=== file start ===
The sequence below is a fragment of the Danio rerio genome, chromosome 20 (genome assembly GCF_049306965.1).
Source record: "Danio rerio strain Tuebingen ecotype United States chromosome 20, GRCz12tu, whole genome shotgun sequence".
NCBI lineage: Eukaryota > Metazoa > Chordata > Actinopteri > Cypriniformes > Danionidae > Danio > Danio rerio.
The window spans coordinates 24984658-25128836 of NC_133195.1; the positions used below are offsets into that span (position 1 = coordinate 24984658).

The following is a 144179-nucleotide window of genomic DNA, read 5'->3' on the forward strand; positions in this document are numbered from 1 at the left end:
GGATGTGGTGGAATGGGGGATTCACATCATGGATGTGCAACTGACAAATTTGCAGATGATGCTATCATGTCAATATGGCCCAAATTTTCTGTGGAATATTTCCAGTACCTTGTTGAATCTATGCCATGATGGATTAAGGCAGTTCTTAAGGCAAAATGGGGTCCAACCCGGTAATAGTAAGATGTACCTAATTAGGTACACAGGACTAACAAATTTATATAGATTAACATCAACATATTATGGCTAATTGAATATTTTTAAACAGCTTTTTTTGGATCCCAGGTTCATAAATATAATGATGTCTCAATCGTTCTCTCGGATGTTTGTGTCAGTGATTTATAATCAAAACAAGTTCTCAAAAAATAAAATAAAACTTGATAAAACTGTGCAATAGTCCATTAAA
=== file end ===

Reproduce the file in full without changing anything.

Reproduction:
The sequence below is a fragment of the Danio rerio genome, chromosome 20 (genome assembly GCF_049306965.1).
Source record: "Danio rerio strain Tuebingen ecotype United States chromosome 20, GRCz12tu, whole genome shotgun sequence".
NCBI lineage: Eukaryota > Metazoa > Chordata > Actinopteri > Cypriniformes > Danionidae > Danio > Danio rerio.
The window spans coordinates 24984658-25128836 of NC_133195.1; the positions used below are offsets into that span (position 1 = coordinate 24984658).

The following is a 144179-nucleotide window of genomic DNA, read 5'->3' on the forward strand; positions in this document are numbered from 1 at the left end:
GGATGTGGTGGAATGGGGGATTCACATCATGGATGTGCAACTGACAAATTTGCAGATGATGCTATCATGTCAATATGGCCCAAATTTTCTGTGGAATATTTCCAGTACCTTGTTGAATCTATGCCATGATGGATTAAGGCAGTTCTTAAGGCAAAATGGGGTCCAACCCGGTAATAGTAAGATGTACCTAATTAGGTACACAGGACTAACAAATTTATATAGATTAACATCAACATATTATGGCTAATTGAATATTTTTAAACAGCTTTTTTTGGATCCCAGGTTCATAAATATAATGATGTCTCAATCGTTCTCTCGGATGTTTGTGTCAGTGATTTATAATCAAAACAAGTTCTCAAAAAATAAAATAAAACTTGATAAAACTGTGCAATAGTCCATTAAA